Small Business Saturday is a great time to promote not only your own business, but that of your fellow businesses in the area as well! Did you know that you can create your own custom "Shop Small" graphics? It takes a little finagling if you have a longer business name, but you can go through and try several iterations if you don't quite like what you get back. There's no charge, and they'll send some generic graphics as well as Tip Sheets for how best to use these marketing materials! You'll get a Facebook cover photo, Profile Pic, an email header, and other ready-to-use graphics. Give it a try!
It's all at this link here: https://www.americanexpress.com/us/small-business/shop-small/promote
Learn more about Small Business Saturday here: https://www.americanexpress.com/us/small-business/shop-small/
PEACE - "It does not mean to be in a place where there is no noise, trouble, or hard work. It means to be in the midst of those things and still be calm in your heart."
When I got the heads up that September was a special month for the mountain community of Bailey, Colorado, I had to ask why. Turns out it's a month of remembrance for Emily Keyes, the catalyst for the "I Love U Guys" Foundation. This, friends, is a big deal. Here's why:
"On September 27th, 2006, a gunman entered Platte Canyon High School in Bailey, Colorado, held seven girl's hostage and ultimately shot and killed Emily Keyes. During the time she was held hostage, Emily sent her parents text messages… 'I love you guys' and 'I love u guys, k?' Emily's kindness, spirit, fierce joy, and the dignity and grace that followed this tragic event define the core of the 'I Love U Guys' Foundation - The Standard Response Protocol PK-2 Manual, I love U Guys Foundation Curriculum Toolkit.I had the opportunity to meet with Emily's parents and get a feel for the dignity and grace that followed. Although the tragedy was real and is still keenly felt, this story is about what happened AFTER the tragedy hit. And friends, this is where the community that My Mountain Town is so incredibly proud to be a part of stepped up.
A weekend is a sacred thing, isn't it?
Whether our weekends start on a Friday, a Tuesday, or somewhere in between, they are something to be cherished. They provide a well-deserved break between the drudgery of consecutive work days and we become the masters of our own destiny for those short, blessedly unallocated hours.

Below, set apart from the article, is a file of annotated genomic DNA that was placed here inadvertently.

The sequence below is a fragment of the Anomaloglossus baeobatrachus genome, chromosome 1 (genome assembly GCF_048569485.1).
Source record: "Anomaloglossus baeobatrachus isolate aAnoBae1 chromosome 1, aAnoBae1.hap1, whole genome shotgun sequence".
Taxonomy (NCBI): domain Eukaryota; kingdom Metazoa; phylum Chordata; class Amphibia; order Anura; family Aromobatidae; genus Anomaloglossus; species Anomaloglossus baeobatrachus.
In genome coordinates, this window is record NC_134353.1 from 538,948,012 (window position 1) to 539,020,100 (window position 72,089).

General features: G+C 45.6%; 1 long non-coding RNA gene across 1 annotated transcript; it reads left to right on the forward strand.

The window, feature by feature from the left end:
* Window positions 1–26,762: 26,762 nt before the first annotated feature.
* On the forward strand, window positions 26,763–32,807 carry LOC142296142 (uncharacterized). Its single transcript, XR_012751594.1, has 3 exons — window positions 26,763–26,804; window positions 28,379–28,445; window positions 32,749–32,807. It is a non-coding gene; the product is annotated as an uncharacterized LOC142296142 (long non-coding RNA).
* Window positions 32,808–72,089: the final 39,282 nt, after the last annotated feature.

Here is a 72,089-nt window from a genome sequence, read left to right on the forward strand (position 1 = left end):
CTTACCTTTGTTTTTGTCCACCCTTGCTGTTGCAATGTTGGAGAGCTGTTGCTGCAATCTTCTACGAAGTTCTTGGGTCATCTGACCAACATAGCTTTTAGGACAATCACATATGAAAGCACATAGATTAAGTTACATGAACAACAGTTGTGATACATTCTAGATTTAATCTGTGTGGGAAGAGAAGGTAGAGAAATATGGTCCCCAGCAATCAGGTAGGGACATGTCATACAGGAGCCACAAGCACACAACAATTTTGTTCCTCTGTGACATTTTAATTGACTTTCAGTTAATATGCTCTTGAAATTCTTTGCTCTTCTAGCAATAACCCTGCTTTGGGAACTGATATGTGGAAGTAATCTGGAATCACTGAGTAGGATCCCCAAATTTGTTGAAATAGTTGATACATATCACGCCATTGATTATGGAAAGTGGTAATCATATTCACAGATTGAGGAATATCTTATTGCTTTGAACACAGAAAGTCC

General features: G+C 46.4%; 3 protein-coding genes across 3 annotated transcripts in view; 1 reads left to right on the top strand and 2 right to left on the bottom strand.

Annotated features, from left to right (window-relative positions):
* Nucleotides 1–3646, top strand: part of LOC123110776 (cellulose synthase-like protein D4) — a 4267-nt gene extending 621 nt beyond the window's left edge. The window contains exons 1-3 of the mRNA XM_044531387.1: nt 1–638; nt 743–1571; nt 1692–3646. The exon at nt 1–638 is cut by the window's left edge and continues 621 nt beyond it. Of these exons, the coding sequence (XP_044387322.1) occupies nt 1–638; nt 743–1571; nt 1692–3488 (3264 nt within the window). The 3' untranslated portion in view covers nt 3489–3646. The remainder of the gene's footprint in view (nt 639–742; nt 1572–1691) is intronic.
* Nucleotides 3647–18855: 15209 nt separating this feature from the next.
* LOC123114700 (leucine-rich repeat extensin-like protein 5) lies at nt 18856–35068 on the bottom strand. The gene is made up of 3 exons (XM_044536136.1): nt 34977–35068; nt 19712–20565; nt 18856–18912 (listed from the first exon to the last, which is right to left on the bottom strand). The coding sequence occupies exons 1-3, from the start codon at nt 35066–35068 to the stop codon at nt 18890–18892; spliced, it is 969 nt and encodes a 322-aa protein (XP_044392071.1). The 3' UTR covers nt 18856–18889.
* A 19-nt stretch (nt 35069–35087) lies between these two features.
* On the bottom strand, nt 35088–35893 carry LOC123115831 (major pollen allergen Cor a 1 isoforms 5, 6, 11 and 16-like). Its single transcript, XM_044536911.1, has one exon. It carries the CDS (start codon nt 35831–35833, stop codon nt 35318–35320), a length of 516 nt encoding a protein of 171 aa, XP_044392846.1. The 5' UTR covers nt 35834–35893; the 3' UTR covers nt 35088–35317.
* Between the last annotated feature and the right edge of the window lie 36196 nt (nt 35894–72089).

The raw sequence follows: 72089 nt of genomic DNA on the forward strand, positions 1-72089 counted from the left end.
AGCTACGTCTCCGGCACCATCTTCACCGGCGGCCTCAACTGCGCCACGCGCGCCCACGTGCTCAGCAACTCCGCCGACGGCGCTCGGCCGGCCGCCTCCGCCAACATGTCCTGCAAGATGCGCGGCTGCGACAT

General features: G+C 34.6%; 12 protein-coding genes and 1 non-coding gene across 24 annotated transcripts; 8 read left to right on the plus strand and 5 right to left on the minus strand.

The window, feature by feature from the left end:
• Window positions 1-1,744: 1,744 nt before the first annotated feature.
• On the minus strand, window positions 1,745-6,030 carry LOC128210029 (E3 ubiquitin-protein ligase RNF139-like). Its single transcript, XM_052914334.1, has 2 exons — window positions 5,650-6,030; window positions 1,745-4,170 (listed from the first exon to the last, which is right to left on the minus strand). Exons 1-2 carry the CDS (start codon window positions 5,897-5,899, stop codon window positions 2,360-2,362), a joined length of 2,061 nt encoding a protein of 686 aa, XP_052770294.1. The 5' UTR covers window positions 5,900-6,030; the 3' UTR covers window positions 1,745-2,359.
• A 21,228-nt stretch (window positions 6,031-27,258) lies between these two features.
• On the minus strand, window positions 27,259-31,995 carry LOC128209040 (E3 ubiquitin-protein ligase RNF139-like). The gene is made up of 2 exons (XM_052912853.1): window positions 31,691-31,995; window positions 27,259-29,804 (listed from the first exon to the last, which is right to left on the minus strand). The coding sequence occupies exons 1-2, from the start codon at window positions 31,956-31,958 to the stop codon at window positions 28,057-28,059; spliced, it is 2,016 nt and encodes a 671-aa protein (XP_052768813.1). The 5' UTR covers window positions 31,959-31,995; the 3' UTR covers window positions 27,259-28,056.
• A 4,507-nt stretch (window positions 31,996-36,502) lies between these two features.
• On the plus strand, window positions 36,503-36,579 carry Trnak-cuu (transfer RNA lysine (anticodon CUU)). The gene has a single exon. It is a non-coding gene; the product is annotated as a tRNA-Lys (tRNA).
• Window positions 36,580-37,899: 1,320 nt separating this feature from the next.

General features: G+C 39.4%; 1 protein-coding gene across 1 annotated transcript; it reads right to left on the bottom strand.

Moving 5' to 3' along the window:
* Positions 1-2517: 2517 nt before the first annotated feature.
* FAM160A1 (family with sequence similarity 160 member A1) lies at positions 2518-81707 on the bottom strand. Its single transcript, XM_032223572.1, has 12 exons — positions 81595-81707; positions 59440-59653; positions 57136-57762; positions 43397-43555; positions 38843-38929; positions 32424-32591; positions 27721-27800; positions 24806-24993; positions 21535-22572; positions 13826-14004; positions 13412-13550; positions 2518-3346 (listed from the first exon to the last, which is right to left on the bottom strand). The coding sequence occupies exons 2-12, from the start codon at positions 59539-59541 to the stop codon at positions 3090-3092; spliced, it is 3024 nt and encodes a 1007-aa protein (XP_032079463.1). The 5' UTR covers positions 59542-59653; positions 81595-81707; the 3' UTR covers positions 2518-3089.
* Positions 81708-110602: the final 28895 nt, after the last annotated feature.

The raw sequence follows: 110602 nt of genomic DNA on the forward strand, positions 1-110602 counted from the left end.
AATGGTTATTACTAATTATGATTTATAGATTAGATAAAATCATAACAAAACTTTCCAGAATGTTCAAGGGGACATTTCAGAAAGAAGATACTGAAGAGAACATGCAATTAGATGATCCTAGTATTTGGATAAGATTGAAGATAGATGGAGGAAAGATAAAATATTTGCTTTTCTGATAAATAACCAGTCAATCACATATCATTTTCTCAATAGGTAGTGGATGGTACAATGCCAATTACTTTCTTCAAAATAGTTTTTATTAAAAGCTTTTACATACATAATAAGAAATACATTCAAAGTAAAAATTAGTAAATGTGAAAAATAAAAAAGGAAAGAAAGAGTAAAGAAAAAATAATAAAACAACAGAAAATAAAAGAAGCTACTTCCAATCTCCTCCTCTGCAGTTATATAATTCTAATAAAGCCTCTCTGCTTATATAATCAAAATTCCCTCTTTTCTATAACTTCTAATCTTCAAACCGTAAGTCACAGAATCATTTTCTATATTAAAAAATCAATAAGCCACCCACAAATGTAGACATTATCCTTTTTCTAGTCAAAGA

My own imagination starts percolating right around the time Tuesday shows up. I think, "I could sleep, around the clock, for the entire weekend!" or "I may just lounge around in my skivvies and binge watch the latest Netflix season." I COULD do those things, but my adventurous side wins over. "What road trip would take me to someplace I've never seen before?" I think, and usually go with that.
-There's nothing like a good find.
Unearthing a forgotten or buried treasure (whether it was hidden months or decades ago) is a thrill. I know you know what I mean. So do antique shops, who take pride in their people traveling miles for a coveted candy dish. Swap meets, flea markets, and garage sales bank on the good finds, too. They count on the theory that "One man's trash is another man's treasure." My own Aunt Fran makes her living by it, mining nuggets of genealogy for curious folks who are eager to know whether their ancestors are heroes, villains, or just plain folk like us. (You're reading one of her edits today, in fact. She's just that good.)
I'm taking a page out of Aunt Fran's book this week and going on my own historical treasure hunt. It's my adventure and privilege to unearth the good finds around Conifer, Colorado. It's a little piece of heaven nestled in the foothills about 15 miles southwest of Denver going West up Highway 285. Conifer has a long history of treasure seekers, being first used as plentiful hunting grounds by the Arapaho, Ute and Cheyenne tribes, and then sheltering miners, trappers, and a plethora of pioneering souls who happened upon the place.
You know those weird neighbors that have nothing in common with you? The nosy ones that stare through your window to see what's up in your world just so they can tell you how to do your life better? Those sort of neighbors make living in a community a challenge sometimes. I've been known to hunch my shoulders and run inside as they start to come my way. You may have done the same thing, too. But this year, this year ... I don't have those neighbors AT ALL. I'm talking about the other ones. The awesome ones. The neighbors we all cross our fingers for when the moving van pulls up.
If you're a resident of the towns that make up the Jefferson, Park, and Clear Creek Counties of Colorado, you've probably heard that same phrase from every tourist that crosses your beautiful trails and frequent your shops.
You, dear Mountain Town Folk, are patient, generous people. When this phrase comes your way, you are known to open your lives and history to those who want to know more...